How do innovators come up with groundbreaking new ideas?

If it were possible to discover the inner workings of the masters’ minds, what could the rest of us learn about how innovation really happens?

Authors Jeff Dyer, Hal Gregersen, and innovation guru Clayton M. Christensen, teamed up on an eight-year study to find answers to these questions. They conducted extensive interviews with over 5,000 inventors, game-changing innovators, and executives, including Apple’s Steve Jobs, Amazon’s Jeff Bezos, eBay’s Pierre Omidyar, and P&G’s A.G. Lafley.

In searching for the secret sauce of innovation, they discovered top executives at most companies do not feel personally responsible for coming up with strategic innovations. They facilitate the innovation process. In stark contrast, senior executives of the most innovative companies—a mere 15% in the  study—don’t delegate creative work. They do it themselves. How do they do it?
Specific patterns of behaviour emerged over and over: They found that specific patterns of behavior emerged over and over: one’s ability to generate innovative ideas is not merely a function of the mind, but also a function of behaviors.
Innovators DNA

You could be as innovative and impactful as the most creative people in business – if you change your behavior. Five behaviors, to be exact, which comprise the building blocks of the “Innovator’s DNA”:

  1. Questioning: Inquiry that provokes new insights, connections, possibilities, and directions. Posing queries that challenge common wisdom. Lead by asking questions.
  2. Associating: Drawing connections between questions, problems, or ideas from unrelated fields. Connecting the unconnected to produce new ideas
  3. Observing : Develop visual literacy —the ability to observe, think critically and make meaning from images and information presented. Scrutinize the behavior of customers, suppliers, and competitors to identify new ways of doing things.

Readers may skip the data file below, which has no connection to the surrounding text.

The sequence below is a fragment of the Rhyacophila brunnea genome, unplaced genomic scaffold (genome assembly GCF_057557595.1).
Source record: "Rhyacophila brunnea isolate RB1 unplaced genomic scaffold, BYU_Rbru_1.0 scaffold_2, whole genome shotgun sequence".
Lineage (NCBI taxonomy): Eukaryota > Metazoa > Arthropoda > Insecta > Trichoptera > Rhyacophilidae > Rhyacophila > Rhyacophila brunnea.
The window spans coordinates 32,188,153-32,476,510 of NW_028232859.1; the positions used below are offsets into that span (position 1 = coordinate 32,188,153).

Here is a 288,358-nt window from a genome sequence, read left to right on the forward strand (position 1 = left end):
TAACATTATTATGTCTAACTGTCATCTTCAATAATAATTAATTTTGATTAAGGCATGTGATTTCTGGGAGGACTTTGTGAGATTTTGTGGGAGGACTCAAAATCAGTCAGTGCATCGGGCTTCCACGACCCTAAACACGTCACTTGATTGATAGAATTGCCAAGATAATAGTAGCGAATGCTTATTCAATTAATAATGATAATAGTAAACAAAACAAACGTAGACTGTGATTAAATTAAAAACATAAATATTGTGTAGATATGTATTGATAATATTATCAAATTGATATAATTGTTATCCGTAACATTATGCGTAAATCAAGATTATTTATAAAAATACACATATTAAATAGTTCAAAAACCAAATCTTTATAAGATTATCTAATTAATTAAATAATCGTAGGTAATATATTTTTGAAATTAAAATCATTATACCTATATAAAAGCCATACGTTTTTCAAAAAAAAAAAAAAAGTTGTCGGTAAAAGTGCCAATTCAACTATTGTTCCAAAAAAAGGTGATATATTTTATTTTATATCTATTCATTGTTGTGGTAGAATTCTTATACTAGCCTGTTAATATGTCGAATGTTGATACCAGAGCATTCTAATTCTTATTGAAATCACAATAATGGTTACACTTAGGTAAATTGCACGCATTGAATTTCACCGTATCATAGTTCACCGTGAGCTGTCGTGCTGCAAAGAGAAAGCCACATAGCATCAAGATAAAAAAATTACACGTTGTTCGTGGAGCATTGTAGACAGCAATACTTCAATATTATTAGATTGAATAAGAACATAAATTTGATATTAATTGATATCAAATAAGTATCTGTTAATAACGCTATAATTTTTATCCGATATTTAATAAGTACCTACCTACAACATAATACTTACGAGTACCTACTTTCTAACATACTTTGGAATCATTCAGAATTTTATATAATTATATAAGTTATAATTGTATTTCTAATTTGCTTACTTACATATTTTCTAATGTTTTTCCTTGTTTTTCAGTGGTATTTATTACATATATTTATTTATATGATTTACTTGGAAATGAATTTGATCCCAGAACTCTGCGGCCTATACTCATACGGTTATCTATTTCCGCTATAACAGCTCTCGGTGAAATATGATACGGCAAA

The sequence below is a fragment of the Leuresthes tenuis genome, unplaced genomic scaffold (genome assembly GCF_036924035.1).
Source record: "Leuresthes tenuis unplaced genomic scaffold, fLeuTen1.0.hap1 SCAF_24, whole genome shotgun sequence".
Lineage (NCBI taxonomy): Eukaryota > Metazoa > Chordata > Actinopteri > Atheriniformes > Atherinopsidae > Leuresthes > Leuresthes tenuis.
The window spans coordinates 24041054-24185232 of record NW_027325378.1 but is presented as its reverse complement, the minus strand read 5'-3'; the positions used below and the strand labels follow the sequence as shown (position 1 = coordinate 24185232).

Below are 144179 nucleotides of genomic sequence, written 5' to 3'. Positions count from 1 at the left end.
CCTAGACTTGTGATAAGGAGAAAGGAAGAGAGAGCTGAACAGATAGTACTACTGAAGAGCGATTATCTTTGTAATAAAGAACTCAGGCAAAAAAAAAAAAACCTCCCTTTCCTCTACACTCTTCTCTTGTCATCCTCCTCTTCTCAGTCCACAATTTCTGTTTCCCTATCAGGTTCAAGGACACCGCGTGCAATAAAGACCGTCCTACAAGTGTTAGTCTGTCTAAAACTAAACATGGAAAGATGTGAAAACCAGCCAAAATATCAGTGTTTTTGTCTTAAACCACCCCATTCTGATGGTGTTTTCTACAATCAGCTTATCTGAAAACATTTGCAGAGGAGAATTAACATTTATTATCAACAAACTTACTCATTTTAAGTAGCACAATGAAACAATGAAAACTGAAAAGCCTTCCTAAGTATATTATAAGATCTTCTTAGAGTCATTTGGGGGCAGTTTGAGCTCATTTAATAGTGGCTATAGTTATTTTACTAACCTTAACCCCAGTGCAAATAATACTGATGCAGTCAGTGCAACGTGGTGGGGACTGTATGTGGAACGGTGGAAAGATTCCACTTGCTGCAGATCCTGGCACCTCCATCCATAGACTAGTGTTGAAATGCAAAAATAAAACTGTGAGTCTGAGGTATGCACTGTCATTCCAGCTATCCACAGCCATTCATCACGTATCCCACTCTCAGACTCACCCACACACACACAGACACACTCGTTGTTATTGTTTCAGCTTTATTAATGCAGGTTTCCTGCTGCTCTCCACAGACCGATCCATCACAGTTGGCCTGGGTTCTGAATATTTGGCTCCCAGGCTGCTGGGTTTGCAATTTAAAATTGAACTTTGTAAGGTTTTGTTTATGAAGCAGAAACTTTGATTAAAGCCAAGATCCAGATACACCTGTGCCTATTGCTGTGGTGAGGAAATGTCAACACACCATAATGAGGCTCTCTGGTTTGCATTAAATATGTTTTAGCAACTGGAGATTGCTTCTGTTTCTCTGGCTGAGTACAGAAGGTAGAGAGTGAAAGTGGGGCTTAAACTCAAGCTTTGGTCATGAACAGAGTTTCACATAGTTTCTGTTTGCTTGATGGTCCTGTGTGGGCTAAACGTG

4. Networking and collaborating: Meeting people with different ideas and perspectives. Thinking together, across cultures, networks and disciplines to  cross-pollinate ideas:
  5. Experimenting: Constructing interactive experiences and provoking unorthodox responses to see what insights emerge. Taking conceptual risks.

I like the emphasis the authors place on behaviours because it shifts our perceptions from thinking, to behaving. Your ability to generate innovative ideas is not merely a function of the mind, but also a function of behaviours.

The book gives examples of five innovation behaviors in action from leaders at Amazon, Apple, Google, Skype, and Virgin Group – and mercifully the stories are concise and informative. Each chapter is organized to help you build on these behaviours to maximize your creative impact.

“Key to creating innovative organizations and teams is to populate them with innovative people, processes that encourage the five innovative skills, and philosophies (a culture) that give employees the courage to try out new ideas and take smart risks.” — Dyer et al

If you are well versed on the literature about creativity and innovation you will be familiar with the attributes described in this book. The Innovators DNA presents a fresh new perspective, by positioning these attributes as behaviors, or habits you can develop, rather than traits you were born with.

Buy The Innovator’s DNA: Mastering the Five Skills of Disruptive Innovators on Amazon 

 

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